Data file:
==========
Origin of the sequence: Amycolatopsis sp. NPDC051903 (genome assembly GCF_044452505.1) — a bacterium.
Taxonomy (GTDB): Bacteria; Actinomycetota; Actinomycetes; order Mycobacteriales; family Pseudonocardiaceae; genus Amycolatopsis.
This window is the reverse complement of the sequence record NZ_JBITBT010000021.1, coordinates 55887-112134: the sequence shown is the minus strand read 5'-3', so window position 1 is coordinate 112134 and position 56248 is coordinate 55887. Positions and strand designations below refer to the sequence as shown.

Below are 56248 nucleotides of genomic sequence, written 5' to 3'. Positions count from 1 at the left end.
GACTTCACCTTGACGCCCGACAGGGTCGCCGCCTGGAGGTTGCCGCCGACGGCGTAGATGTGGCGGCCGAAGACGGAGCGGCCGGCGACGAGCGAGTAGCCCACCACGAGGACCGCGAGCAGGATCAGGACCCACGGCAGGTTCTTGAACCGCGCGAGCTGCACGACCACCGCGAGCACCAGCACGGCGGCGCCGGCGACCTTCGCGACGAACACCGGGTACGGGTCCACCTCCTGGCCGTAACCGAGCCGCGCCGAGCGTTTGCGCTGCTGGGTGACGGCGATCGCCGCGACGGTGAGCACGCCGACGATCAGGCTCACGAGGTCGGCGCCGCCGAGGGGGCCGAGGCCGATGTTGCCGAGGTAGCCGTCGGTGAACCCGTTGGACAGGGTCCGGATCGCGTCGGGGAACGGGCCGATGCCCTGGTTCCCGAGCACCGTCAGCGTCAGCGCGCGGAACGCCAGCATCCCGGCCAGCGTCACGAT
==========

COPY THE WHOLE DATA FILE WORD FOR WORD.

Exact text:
Origin of the sequence: Amycolatopsis sp. NPDC051903 (genome assembly GCF_044452505.1) — a bacterium.
Taxonomy (GTDB): Bacteria; Actinomycetota; Actinomycetes; order Mycobacteriales; family Pseudonocardiaceae; genus Amycolatopsis.
This window is the reverse complement of the sequence record NZ_JBITBT010000021.1, coordinates 55887-112134: the sequence shown is the minus strand read 5'-3', so window position 1 is coordinate 112134 and position 56248 is coordinate 55887. Positions and strand designations below refer to the sequence as shown.

Below are 56248 nucleotides of genomic sequence, written 5' to 3'. Positions count from 1 at the left end.
GACTTCACCTTGACGCCCGACAGGGTCGCCGCCTGGAGGTTGCCGCCGACGGCGTAGATGTGGCGGCCGAAGACGGAGCGGCCGGCGACGAGCGAGTAGCCCACCACGAGGACCGCGAGCAGGATCAGGACCCACGGCAGGTTCTTGAACCGCGCGAGCTGCACGACCACCGCGAGCACCAGCACGGCGGCGCCGGCGACCTTCGCGACGAACACCGGGTACGGGTCCACCTCCTGGCCGTAACCGAGCCGCGCCGAGCGTTTGCGCTGCTGGGTGACGGCGATCGCCGCGACGGTGAGCACGCCGACGATCAGGCTCACGAGGTCGGCGCCGCCGAGGGGGCCGAGGCCGATGTTGCCGAGGTAGCCGTCGGTGAACCCGTTGGACAGGGTCCGGATCGCGTCGGGGAACGGGCCGATGCCCTGGTTCCCGAGCACCGTCAGCGTCAGCGCGCGGAACGCCAGCATCCCGGCCAGCGTCACGAT